How to Behave After You’ve Landed the Job

You know that old expression, “a new broom sweeps clean?” Anything brand new will do the job well….in the beginning. But eventually, that broom might get a little comfortable or complacent and start to miss a spot here or there. And since bringing on a new broom is a costly process for the broom purchasers, they’re going to be watching to make sure they get the return they want on their sweeping investment. So today, we’re talking about making sure that you sweep nice and clean during those first 90 days.

It all starts with your interview, your promise of what you’re going to deliver. So let’s look at the promises you’ve brought to the table: you have the skills, the real world experience, the required certifications, the right attitude and willingness to learn, and a clearly articulated message about why you are the right match for this company culture. And they bought it. So now it’s time to deliver.

You’ll be closely analyzed during those first few months to make sure that your resume wasn’t writing checks your performance can’t cash. So are you living up to the expectations you established in your interview? Does your work reflect the finely tuned skills you claim to have? Are they seeing evidence of your training and experience? Are you really a “fast learner” and are you doing everything you can to bring yourself up to? Follow up supervisors after you’ve turned something in and ask for their feedback on your performance. Seek out help or advice from more experienced team members and apply that to your own job. Demonstrate that you’re learning all you can, that you’re applying your own skills and initiative, and you’re actively seeking feedback.

Now, on to that last promise you made. This may seem trivial to you in comparison to everything else you’re being evaluated on, but it’s actually vitally important because it’s the thing that’s evident almost immediately, just through casual observation. Are you the right fit for their company culture? Have you become friendly with other employees? Are you developing positive and productive relationships with your team? Have you established any mentor relationships? It’s easy to say, ok, job’s mine, and then sink into your routine where you put your headphones in, you go right to your desk, you take care of just your responsibilities and then you check right back out at the end of the day. But they need to see you become a part of the team. Reach out and learn everyone’s name and what they do there, no matter how unrelated your jobs may be. Observe how they function as a culture. Do they have a cake in the break room for birthdays? Do they circulate an employee newsletter? Do they have any regular gatherings like a happy hour or a game night you could participate in? Get involved. And once you’re more comfortable there, see what you can contribute yourself. Make sure the message you’re sending is that you care about the dynamics of the culture there, and that you’re eager to find your place in it.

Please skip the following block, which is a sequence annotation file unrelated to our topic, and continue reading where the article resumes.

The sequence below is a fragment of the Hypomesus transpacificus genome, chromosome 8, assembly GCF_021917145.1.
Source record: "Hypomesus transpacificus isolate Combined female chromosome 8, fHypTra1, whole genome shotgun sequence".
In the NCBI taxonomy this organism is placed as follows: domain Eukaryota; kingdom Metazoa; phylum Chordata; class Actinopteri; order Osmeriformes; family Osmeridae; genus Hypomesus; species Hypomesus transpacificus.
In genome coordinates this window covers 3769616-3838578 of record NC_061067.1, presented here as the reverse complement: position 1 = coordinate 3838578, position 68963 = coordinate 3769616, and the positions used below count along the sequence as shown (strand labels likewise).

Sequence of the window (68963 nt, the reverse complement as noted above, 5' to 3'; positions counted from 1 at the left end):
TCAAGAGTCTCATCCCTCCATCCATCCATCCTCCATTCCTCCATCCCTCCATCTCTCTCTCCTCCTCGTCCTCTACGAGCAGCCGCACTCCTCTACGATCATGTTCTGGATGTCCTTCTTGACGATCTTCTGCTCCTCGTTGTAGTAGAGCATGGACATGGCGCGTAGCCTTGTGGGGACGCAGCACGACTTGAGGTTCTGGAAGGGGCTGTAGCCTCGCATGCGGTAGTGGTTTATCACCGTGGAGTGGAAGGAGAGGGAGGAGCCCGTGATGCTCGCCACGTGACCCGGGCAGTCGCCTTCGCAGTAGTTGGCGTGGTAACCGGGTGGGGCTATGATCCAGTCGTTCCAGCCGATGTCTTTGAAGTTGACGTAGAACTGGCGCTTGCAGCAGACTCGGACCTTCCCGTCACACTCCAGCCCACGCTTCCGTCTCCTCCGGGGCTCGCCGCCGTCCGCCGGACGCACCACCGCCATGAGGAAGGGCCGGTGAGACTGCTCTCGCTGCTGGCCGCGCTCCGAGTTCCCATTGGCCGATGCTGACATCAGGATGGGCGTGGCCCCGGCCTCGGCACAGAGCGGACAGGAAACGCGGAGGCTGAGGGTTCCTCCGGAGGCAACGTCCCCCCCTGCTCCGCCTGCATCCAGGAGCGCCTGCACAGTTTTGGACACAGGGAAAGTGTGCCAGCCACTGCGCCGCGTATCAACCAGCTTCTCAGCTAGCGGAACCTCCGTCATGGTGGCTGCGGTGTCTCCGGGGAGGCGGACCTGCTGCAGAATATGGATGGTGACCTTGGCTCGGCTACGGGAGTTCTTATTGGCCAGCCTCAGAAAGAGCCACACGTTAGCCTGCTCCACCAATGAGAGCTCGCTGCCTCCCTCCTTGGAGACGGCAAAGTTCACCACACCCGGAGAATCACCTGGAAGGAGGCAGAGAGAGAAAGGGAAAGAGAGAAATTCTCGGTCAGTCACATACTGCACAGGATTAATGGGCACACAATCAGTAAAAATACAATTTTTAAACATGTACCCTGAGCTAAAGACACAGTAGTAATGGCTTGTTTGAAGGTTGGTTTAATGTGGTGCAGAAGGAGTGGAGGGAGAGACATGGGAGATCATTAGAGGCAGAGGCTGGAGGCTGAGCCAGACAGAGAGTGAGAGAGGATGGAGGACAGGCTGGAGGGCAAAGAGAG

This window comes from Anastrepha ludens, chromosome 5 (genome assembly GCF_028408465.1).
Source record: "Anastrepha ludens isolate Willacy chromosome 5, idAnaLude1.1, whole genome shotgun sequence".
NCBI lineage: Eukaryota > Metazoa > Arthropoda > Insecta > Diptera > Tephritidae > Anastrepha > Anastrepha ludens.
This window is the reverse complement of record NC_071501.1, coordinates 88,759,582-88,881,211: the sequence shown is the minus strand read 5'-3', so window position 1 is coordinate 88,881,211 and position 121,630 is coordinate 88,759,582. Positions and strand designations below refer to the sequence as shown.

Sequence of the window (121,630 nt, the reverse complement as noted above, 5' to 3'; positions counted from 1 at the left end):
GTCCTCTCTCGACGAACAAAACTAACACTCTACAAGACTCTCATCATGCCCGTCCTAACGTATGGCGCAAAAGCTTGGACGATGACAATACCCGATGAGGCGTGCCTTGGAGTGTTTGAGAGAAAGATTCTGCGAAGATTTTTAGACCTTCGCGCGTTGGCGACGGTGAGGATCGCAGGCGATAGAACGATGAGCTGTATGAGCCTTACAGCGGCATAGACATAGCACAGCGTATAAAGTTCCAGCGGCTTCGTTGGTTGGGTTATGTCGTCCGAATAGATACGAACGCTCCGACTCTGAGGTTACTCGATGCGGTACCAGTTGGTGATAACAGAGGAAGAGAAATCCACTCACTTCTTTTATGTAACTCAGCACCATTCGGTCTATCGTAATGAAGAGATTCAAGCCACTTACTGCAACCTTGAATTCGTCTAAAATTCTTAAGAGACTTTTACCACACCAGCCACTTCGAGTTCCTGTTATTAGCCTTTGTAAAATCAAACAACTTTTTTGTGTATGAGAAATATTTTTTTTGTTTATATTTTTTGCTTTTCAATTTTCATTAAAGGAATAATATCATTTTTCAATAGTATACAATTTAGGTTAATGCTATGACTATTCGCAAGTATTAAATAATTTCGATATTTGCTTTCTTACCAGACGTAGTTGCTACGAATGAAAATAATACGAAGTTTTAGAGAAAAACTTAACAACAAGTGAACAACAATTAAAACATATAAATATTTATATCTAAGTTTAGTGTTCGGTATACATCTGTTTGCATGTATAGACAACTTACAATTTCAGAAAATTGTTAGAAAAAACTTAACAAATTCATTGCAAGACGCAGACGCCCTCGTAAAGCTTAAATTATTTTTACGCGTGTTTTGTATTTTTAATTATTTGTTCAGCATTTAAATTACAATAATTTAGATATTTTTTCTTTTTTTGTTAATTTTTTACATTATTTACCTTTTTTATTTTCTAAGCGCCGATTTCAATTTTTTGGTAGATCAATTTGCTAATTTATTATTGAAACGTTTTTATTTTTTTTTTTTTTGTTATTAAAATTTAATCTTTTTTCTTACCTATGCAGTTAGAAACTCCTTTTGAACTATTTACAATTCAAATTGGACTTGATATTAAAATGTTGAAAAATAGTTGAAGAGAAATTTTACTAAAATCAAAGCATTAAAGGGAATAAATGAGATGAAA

Now that the “nailed it” interview part is over, it’s time for the “put my money where my mouth is” working part. Proving your worth during those first 90 days is critical to how you’re viewed as an employee from there on out. So sweep clean, new broom. Sweep very, very clean. For those first 90 days, and then every day after that.

Comments

  1. BY Lawrence Weinzimer says:

    Cat’s got it so right: Deliver only that which had been promised.

    Foreflushers, liars, hucksters and crooks are as common as dirt, these days.

    Being that you’re a real professional – none of the above adjectives – you can be assured that you’re doing your best to, at very least, ‘satisfice,’ the organization in your newfound endeavor.

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